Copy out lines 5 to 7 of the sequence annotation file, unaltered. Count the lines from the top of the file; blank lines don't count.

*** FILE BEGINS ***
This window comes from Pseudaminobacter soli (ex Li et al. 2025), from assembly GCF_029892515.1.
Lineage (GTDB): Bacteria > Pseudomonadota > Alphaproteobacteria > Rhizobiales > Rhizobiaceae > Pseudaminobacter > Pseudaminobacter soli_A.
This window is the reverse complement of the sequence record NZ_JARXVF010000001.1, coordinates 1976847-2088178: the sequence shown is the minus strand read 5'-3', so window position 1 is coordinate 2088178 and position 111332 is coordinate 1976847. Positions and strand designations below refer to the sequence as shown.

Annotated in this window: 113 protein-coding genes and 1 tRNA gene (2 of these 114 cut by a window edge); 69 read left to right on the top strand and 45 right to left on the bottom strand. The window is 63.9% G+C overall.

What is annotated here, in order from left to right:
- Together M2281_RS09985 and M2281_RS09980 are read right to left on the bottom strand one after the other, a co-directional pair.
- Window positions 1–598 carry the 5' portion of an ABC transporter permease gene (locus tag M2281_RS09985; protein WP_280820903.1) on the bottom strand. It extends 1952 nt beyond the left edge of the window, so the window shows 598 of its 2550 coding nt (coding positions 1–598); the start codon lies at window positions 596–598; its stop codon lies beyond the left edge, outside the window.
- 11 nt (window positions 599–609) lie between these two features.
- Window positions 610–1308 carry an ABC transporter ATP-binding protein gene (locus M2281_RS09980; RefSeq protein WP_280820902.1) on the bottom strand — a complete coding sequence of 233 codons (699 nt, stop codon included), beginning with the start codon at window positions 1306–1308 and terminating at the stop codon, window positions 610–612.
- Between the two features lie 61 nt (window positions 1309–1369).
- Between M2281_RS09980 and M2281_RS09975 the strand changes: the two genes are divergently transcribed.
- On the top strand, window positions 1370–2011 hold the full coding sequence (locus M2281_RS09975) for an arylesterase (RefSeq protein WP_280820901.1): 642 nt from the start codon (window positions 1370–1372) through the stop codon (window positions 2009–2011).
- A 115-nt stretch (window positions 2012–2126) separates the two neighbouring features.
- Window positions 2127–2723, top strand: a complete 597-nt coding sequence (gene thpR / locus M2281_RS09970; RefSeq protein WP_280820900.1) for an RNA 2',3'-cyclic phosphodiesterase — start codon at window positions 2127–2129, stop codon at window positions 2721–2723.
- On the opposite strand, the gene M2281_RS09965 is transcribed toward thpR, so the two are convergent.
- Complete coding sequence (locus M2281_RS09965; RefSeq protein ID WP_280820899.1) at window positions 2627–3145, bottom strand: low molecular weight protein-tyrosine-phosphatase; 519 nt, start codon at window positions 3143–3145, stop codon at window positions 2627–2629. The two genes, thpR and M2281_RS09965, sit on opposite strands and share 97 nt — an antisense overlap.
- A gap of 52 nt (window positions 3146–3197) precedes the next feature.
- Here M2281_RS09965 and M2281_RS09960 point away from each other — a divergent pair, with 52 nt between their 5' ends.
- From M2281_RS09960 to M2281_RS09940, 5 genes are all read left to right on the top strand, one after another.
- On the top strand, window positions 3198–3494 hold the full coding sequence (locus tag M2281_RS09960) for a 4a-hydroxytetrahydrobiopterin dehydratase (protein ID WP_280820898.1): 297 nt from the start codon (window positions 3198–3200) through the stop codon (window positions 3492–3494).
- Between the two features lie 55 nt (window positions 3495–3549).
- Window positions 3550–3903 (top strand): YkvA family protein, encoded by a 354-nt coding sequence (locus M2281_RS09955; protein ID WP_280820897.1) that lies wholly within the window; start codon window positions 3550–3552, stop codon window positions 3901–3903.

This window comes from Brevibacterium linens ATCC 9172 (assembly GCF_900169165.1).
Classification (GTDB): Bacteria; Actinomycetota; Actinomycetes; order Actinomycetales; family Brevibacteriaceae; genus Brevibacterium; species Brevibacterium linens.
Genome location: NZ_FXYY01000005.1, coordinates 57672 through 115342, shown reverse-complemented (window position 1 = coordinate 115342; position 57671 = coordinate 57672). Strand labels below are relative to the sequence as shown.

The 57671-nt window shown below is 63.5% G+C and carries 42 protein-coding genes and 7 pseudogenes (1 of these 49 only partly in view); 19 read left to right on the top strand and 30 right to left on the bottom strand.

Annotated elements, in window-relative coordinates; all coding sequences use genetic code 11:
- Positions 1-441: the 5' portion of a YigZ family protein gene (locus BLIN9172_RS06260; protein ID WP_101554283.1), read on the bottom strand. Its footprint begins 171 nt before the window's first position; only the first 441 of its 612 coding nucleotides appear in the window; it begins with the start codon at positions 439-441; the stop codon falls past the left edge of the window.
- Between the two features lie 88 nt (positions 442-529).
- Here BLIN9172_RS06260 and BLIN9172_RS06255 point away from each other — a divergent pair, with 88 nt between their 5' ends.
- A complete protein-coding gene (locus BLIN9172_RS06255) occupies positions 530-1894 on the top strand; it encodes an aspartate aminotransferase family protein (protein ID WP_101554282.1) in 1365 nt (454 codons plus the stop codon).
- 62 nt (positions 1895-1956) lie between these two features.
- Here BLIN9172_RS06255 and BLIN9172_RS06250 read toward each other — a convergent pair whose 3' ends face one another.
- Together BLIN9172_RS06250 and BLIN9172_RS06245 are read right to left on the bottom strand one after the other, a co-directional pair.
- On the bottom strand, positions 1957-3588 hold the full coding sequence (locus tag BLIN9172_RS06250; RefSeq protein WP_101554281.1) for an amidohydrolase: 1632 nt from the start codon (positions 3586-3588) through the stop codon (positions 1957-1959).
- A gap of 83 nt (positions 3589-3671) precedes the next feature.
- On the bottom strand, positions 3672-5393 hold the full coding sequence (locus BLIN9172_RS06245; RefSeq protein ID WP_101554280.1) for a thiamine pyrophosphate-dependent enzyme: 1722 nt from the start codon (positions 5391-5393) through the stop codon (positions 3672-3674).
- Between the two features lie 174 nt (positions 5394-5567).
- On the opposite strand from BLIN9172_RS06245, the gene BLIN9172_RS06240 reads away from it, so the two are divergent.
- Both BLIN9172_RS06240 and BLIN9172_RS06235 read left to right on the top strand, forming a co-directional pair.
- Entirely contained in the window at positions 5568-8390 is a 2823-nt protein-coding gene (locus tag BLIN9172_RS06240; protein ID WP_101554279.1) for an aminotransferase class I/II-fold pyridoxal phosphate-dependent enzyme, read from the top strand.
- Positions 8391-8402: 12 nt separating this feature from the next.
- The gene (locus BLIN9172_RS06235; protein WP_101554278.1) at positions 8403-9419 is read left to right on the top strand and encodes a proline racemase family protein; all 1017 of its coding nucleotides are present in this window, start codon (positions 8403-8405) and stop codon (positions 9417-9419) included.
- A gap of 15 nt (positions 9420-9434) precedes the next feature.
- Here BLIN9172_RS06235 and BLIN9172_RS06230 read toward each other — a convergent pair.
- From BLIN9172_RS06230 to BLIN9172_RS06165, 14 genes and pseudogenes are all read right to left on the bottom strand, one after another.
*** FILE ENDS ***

What is annotated here, in order from left to right:
- Together M2281_RS09985 and M2281_RS09980 are read right to left on the bottom strand one after the other, a co-directional pair.
- Window positions 1–598 carry the 5' portion of an ABC transporter permease gene (locus tag M2281_RS09985; protein WP_280820903.1) on the bottom strand. It extends 1952 nt beyond the left edge of the window, so the window shows 598 of its 2550 coding nt (coding positions 1–598); the start codon lies at window positions 596–598; its stop codon lies beyond the left edge, outside the window.